Hanlon's razor

A few months ago I quoted the aphorism “never attribute malice to what can adequately be explained by stupidity,” and was asked for its source. I had to confess that I had no idea, but I've since managed to look it up.

The expression turns out to have a name, “Hanlon’s Razor,” and a Wikipedia article under that title. But who was Hanlon?

In 2001 a blogger named Quentin Stafford-Fraser published the following email he’d received from someone named Joseph E Bigler in response to something on his blog. Here's what Bigler had to say:

I did a search for Hanlon’s Razor on the internet and was surprised that no one seems to know the origin. The author was my late friend Robert J. Hanlon of Scranton, Pa.

A number of years ago, the people that wrote the Murphy’s laws book decided to publish a second book and asked the public to contribute their own ‘laws” as part of a contest. My friend sent this in and it was accepted and printed with his name in the credits. The ‘prize’ for winning was 10 copies of the new book, one of which Bob gave me.

Bob was a very literate man with a wry sense of humor and I believe the razor “Never attribute malice to what can adequately be explained by stupidity” is his. If you would change the wording on your site to reflect this, I would appreciate it. Bob was a great man. He had a keen sense of history, but unfortunately, illness and an untimely death prevented him from being further published. I think it would be fitting and appropriate if he got the recognition he deserved for this.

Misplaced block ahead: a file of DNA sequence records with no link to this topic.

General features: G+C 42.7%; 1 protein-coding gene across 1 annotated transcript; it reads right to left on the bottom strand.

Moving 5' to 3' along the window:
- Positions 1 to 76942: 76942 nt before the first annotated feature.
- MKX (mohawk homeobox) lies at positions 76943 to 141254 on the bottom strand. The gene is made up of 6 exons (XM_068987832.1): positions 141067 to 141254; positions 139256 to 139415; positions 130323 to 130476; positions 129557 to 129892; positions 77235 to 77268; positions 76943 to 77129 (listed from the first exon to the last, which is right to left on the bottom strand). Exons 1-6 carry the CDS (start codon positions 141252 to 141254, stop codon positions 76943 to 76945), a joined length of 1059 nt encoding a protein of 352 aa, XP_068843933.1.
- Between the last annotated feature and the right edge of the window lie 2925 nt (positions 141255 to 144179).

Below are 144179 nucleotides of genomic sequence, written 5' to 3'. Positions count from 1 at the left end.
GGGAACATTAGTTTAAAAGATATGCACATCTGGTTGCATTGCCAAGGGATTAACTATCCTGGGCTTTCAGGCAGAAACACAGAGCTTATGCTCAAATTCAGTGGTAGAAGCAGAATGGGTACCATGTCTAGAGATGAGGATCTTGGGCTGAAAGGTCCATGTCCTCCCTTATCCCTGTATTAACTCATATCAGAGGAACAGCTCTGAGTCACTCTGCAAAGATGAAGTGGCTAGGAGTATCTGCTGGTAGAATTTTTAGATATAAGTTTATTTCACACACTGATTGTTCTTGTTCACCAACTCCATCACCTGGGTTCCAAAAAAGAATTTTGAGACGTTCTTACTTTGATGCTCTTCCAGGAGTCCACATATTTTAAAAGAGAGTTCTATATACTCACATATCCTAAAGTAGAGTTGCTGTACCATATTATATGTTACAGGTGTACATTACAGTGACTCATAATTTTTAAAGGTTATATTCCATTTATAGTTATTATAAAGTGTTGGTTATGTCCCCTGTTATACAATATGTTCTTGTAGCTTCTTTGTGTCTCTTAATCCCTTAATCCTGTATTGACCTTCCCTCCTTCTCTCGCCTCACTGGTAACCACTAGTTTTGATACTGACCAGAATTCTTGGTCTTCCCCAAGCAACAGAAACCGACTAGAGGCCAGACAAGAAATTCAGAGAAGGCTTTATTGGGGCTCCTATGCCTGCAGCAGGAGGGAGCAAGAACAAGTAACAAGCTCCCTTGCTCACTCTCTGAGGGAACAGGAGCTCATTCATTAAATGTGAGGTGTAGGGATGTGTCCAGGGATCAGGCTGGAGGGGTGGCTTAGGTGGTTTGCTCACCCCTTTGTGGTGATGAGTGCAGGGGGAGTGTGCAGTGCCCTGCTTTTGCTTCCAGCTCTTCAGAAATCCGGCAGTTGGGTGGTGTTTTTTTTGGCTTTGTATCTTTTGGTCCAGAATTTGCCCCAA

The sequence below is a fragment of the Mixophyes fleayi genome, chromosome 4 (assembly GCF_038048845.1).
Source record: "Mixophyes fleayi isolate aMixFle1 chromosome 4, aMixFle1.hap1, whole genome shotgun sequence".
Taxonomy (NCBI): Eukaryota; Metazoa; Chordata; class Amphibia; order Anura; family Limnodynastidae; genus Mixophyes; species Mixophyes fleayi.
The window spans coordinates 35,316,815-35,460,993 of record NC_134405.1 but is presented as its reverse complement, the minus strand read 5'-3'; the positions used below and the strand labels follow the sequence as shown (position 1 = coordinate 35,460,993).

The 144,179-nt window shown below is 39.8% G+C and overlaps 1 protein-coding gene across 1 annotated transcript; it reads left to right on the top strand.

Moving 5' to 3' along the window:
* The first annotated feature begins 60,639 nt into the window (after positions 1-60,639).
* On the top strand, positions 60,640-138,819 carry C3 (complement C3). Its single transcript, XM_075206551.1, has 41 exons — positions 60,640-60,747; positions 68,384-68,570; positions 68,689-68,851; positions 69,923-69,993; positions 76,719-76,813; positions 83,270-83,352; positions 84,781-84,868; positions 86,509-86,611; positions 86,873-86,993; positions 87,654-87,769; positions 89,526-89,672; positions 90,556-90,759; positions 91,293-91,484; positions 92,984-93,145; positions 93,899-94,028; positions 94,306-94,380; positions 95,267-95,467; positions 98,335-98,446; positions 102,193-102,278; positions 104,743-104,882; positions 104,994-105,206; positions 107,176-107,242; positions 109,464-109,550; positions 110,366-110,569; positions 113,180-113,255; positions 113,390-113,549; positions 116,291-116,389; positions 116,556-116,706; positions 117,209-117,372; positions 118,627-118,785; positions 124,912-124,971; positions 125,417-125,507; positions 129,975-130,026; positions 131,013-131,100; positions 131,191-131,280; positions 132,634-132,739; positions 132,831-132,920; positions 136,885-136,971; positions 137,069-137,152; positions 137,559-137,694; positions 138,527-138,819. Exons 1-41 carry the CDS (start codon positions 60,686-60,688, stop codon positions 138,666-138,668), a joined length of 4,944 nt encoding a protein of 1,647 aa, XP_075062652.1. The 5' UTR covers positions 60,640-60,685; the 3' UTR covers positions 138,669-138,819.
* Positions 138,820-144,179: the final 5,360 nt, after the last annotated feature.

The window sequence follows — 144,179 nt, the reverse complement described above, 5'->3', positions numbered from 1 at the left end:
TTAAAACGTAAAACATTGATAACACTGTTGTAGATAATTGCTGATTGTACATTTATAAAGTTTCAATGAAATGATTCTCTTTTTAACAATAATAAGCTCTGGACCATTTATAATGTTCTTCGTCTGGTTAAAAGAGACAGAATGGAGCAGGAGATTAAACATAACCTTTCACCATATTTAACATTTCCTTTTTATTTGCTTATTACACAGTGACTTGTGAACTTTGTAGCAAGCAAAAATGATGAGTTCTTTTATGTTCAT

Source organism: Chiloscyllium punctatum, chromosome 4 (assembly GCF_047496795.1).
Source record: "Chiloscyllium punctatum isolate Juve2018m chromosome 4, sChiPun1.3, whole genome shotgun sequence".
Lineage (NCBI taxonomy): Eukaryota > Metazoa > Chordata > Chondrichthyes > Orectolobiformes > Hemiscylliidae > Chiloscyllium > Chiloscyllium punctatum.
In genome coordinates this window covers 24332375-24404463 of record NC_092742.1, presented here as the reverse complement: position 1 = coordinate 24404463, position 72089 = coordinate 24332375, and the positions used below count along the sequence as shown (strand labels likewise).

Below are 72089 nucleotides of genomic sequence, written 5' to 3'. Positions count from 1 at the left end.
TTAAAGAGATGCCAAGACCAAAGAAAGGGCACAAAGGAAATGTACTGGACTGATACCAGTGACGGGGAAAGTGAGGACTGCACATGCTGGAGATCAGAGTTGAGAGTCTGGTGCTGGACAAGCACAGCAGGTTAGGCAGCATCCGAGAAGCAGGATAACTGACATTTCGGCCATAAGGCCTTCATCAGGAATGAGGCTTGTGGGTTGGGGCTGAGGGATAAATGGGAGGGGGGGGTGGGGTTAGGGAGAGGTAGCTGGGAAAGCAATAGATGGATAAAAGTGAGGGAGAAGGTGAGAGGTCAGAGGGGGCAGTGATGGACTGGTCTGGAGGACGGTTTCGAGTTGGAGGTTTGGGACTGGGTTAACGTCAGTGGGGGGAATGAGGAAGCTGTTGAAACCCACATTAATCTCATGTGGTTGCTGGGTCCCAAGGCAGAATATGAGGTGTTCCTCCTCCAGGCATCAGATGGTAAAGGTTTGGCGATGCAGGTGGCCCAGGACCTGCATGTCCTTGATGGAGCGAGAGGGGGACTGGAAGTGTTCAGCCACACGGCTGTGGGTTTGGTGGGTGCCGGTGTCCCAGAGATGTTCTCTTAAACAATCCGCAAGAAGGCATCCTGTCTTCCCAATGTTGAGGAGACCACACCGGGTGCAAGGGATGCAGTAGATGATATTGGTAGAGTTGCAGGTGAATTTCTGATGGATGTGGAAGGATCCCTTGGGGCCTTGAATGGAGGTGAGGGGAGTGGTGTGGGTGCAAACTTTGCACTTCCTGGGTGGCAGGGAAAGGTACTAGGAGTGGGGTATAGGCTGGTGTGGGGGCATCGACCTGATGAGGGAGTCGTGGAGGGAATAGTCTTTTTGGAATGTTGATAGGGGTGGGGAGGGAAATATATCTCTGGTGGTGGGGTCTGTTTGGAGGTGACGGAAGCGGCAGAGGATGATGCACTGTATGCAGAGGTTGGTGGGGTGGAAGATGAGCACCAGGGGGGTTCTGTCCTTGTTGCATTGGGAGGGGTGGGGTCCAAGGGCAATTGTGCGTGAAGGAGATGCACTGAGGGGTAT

The quotation, with that wording, does indeed on page 52 Murphy’s Law Book Two: More Reasons Why Things Go Wrong by Arthur Bloch.

That isn’t the oldest version of the idea, however. Some sources I checked pointed out the similarity to the line “You have attributed conditions to villainy that simply result from stupidity,” from Heinlein’s 1941 short story “Logic of Empire.” Goethe wrote something vaguely along the same lines in 1774. A more recent and quite possibly independent expression by British writer Charles Pigden appeared in 1985: “Many journalists have fallen for the conspiracy theory of government. I do assure you that they would produce more accurate work if they adhered to the cock-up theory.”

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